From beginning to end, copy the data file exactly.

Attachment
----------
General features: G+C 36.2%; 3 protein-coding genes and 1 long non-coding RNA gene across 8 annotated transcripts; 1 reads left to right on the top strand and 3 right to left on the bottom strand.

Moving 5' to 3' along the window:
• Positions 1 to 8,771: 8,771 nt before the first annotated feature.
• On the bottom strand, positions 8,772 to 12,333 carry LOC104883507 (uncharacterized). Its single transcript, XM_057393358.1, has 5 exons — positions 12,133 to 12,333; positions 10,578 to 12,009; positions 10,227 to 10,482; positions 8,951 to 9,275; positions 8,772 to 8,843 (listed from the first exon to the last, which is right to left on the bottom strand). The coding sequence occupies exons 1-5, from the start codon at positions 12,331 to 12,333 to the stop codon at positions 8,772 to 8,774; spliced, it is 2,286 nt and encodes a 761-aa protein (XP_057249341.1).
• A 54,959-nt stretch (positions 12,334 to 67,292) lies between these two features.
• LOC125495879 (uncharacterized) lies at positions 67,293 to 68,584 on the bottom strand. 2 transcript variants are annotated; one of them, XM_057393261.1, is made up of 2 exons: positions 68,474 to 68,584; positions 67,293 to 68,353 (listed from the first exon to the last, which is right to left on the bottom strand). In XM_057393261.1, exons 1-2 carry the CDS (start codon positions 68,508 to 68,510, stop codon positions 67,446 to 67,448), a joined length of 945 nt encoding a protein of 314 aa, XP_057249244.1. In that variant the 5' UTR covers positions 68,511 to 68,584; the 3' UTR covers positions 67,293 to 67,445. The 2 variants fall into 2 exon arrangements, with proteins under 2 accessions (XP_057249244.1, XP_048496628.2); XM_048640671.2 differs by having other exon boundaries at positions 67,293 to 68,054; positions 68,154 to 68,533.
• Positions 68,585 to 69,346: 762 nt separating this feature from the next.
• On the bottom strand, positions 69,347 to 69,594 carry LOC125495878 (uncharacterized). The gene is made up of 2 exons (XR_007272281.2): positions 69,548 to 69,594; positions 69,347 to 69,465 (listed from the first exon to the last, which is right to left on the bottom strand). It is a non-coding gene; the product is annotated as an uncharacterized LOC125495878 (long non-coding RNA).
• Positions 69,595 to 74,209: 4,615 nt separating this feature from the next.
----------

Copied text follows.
General features: G+C 36.2%; 3 protein-coding genes and 1 long non-coding RNA gene across 8 annotated transcripts; 1 reads left to right on the top strand and 3 right to left on the bottom strand.

Moving 5' to 3' along the window:
• Positions 1 to 8,771: 8,771 nt before the first annotated feature.
• On the bottom strand, positions 8,772 to 12,333 carry LOC104883507 (uncharacterized). Its single transcript, XM_057393358.1, has 5 exons — positions 12,133 to 12,333; positions 10,578 to 12,009; positions 10,227 to 10,482; positions 8,951 to 9,275; positions 8,772 to 8,843 (listed from the first exon to the last, which is right to left on the bottom strand). The coding sequence occupies exons 1-5, from the start codon at positions 12,331 to 12,333 to the stop codon at positions 8,772 to 8,774; spliced, it is 2,286 nt and encodes a 761-aa protein (XP_057249341.1).
• A 54,959-nt stretch (positions 12,334 to 67,292) lies between these two features.
• LOC125495879 (uncharacterized) lies at positions 67,293 to 68,584 on the bottom strand. 2 transcript variants are annotated; one of them, XM_057393261.1, is made up of 2 exons: positions 68,474 to 68,584; positions 67,293 to 68,353 (listed from the first exon to the last, which is right to left on the bottom strand). In XM_057393261.1, exons 1-2 carry the CDS (start codon positions 68,508 to 68,510, stop codon positions 67,446 to 67,448), a joined length of 945 nt encoding a protein of 314 aa, XP_057249244.1. In that variant the 5' UTR covers positions 68,511 to 68,584; the 3' UTR covers positions 67,293 to 67,445. The 2 variants fall into 2 exon arrangements, with proteins under 2 accessions (XP_057249244.1, XP_048496628.2); XM_048640671.2 differs by having other exon boundaries at positions 67,293 to 68,054; positions 68,154 to 68,533.
• Positions 68,585 to 69,346: 762 nt separating this feature from the next.
• On the bottom strand, positions 69,347 to 69,594 carry LOC125495878 (uncharacterized). The gene is made up of 2 exons (XR_007272281.2): positions 69,548 to 69,594; positions 69,347 to 69,465 (listed from the first exon to the last, which is right to left on the bottom strand). It is a non-coding gene; the product is annotated as an uncharacterized LOC125495878 (long non-coding RNA).
• Positions 69,595 to 74,209: 4,615 nt separating this feature from the next.